Almost 50 percent of Port Arthur and Galveston are less than 1 meter, or three feet, above sea level. Roughly 90 percent of those cities’ land area is below two meters, or six feet. Corpus Christi, the third most vulnerable Texas city, has about 15 percent of its area below 1 meter. While other Texas cities fare much better, they still contain non-trivial pieces of land at risk.

The authors of the paper have created an interactive map tool where you look at sea-level rise impacts to all U.S. coastlines.

Take a look at what just one meter would do to Galveston Island. (Click for a larger image.)

Here’s two meters:

How about Port Arthur at 1 meter?

 

And two meters:

Although Weiss and Overpeck didn’t look at Bolivar Peninsula (their study was limited to cities with 50,000+ people), Bolivar might be the most vulnerable part of Texas to sea-level rise. I just published a feature story on the painfully slow pace of hurricane recovery on Bolivar, so I am sensitive to the desires of the Hurricane Ike victims. Many want to return home to a place they know and love. My personal opinion is that the state and federal government ought to make good on their promises to rebuild homes on Bolivar.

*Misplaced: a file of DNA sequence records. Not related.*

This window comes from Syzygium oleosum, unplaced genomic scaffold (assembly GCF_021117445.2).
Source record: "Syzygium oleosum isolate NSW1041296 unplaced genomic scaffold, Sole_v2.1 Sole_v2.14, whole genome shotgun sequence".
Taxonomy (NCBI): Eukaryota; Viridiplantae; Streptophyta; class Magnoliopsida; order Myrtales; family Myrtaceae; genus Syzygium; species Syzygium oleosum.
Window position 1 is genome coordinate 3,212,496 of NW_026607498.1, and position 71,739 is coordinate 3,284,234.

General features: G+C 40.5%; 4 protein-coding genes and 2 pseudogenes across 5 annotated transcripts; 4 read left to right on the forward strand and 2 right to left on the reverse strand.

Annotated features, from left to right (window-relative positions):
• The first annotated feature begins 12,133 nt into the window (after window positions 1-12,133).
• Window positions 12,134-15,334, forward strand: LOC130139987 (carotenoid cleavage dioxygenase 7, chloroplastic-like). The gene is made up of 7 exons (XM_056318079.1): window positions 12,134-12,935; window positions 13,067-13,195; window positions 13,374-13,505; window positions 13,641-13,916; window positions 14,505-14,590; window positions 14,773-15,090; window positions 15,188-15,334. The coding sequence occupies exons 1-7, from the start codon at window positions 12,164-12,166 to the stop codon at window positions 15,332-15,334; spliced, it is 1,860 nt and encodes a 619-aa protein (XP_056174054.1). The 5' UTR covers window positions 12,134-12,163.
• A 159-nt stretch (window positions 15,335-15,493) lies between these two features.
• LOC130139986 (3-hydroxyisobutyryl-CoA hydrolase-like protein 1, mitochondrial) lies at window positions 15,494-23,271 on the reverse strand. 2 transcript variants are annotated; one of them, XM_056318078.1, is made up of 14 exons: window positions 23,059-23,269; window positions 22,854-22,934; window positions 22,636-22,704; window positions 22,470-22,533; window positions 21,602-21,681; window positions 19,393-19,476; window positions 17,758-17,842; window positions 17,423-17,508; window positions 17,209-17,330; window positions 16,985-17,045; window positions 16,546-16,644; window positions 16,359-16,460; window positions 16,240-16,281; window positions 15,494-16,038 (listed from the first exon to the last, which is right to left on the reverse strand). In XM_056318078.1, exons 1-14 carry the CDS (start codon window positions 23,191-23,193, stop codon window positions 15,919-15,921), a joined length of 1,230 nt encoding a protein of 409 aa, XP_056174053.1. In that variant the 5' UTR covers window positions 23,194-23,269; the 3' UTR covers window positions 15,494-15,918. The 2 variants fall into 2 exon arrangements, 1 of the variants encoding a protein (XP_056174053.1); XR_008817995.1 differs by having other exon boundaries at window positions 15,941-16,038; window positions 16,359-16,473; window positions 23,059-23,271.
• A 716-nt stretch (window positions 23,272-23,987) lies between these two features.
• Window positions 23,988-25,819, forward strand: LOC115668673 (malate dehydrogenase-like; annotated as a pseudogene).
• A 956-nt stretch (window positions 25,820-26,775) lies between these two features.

However, it is also true that Bolivar is a less-than-ideal place for permanent human habitation. Most of the Peninsula is little more than a sandbar. High tides frequently inundate Highway 87, the only road that runs the length of the Peninsula. Beach erosion is extraordinarily high in places. Seventy-six tropical storms or hurricanes have come within 55 miles of Bolivar since 1871. So, it’s a geographically-troubled place in the best of times. And, based on the best estimates of what the future holds, parts of Bolivar will simply succumb to the Gulf this century.

I should point out that sea-level rise is not just some far-off hypothetical dreamed up on a wonk’s desktop. It’s happening right now and satellite measurements show that the rate has increased in recent decades, probably in response to global warming.